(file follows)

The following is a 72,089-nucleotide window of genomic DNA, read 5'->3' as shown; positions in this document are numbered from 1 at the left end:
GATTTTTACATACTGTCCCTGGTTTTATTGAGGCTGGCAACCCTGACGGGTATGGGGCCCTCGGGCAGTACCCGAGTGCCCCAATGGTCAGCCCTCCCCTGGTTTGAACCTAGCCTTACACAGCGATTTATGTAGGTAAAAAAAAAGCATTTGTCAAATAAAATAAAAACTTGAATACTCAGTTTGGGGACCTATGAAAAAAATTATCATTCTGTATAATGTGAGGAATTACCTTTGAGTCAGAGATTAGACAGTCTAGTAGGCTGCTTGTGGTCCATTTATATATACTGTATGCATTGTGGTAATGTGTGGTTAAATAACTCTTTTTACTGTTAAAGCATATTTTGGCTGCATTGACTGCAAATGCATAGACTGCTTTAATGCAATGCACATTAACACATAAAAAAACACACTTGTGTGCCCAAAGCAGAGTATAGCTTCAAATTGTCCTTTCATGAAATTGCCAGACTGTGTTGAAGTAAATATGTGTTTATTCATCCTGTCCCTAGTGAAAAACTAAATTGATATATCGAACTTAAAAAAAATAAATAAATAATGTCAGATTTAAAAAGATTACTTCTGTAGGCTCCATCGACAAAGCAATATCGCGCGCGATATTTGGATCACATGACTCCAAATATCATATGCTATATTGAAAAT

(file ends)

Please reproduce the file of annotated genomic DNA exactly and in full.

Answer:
The following is a 72,089-nucleotide window of genomic DNA, read 5'->3' as shown; positions in this document are numbered from 1 at the left end:
GATTTTTACATACTGTCCCTGGTTTTATTGAGGCTGGCAACCCTGACGGGTATGGGGCCCTCGGGCAGTACCCGAGTGCCCCAATGGTCAGCCCTCCCCTGGTTTGAACCTAGCCTTACACAGCGATTTATGTAGGTAAAAAAAAAGCATTTGTCAAATAAAATAAAAACTTGAATACTCAGTTTGGGGACCTATGAAAAAAATTATCATTCTGTATAATGTGAGGAATTACCTTTGAGTCAGAGATTAGACAGTCTAGTAGGCTGCTTGTGGTCCATTTATATATACTGTATGCATTGTGGTAATGTGTGGTTAAATAACTCTTTTTACTGTTAAAGCATATTTTGGCTGCATTGACTGCAAATGCATAGACTGCTTTAATGCAATGCACATTAACACATAAAAAAACACACTTGTGTGCCCAAAGCAGAGTATAGCTTCAAATTGTCCTTTCATGAAATTGCCAGACTGTGTTGAAGTAAATATGTGTTTATTCATCCTGTCCCTAGTGAAAAACTAAATTGATATATCGAACTTAAAAAAAATAAATAAATAATGTCAGATTTAAAAAGATTACTTCTGTAGGCTCCATCGACAAAGCAATATCGCGCGCGATATTTGGATCACATGACTCCAAATATCATATGCTATATTGAAAAT